United States District Court, E.D. Wisconsin
William C. Griesbach, United States District Court District
an inmate at Milwaukee County Jail and representing himself,
filed a complaint under 42 U.S.C. § 1983, alleging that
his civil rights were violated. This matter comes before the
court on Plaintiff's motion for leave to proceed without
prepaying the full filing fee and to screen the complaint.
to Proceed without Prepayment of the Filing Fee
has requested leave to proceed without prepayment of the full
filing fee (in forma pauperis). A prisoner plaintiff
proceeding in forma pauperis is required to pay the
full amount of the $350.00 filing fee over time. See
28 U.S.C. § 1915(b)(1). Plaintiff has filed a certified
copy of his prison trust account statement for the six-month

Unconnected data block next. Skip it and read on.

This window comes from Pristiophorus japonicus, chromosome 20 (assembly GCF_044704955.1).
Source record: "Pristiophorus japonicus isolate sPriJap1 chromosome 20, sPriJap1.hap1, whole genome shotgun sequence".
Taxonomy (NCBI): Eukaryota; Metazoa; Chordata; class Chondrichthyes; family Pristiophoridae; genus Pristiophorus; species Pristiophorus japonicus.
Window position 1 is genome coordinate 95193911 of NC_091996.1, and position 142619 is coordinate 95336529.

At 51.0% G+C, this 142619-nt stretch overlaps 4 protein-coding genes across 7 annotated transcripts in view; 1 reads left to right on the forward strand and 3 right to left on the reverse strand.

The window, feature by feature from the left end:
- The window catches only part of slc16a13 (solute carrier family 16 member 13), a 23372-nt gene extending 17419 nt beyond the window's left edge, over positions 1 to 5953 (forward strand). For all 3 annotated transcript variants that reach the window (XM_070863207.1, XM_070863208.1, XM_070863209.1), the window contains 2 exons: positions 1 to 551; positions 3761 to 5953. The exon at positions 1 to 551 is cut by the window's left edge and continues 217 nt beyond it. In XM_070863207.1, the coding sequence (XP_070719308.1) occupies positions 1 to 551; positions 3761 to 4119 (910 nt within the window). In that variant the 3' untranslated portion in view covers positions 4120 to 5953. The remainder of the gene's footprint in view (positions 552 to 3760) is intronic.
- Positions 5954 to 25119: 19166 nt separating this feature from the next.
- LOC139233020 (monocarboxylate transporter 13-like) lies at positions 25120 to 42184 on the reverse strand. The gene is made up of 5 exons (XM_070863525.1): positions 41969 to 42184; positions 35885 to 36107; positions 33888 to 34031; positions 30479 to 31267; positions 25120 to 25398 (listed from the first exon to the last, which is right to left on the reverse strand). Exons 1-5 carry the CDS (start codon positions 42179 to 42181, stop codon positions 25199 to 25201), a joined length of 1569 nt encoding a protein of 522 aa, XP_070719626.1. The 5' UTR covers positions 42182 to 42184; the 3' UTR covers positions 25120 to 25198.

period immediately preceding the filing of his complaint, as
required under 28 U.S.C. § 1915(a)(2) and was assessed
an initial partial filing fee of $16.89, but informed the
court that he cannot pay the filing fee until he is released.
Plaintiff lacks the funds to pay the partial filing fee.
Therefore, the court waives the initial partial filing fee.
28 U.S.C. § 1915(b)(4).
of the Complaint
court is required to screen complaints brought by prisoners
seeking relief against a governmental entity or officer or
employee of a governmental entity. 28 U.S.C. § 1915A(a).
The court must dismiss a complaint or portion thereof if the
prisoner has raised claims that are legally “frivolous
or malicious, ” that fail to state a claim upon which
relief may be granted, or that seek monetary relief from a
defendant who is immune from such relief. 28 U.S.C. §
1915A(b). A claim is legally frivolous when it lacks an
arguable basis either in law or in fact. Denton v.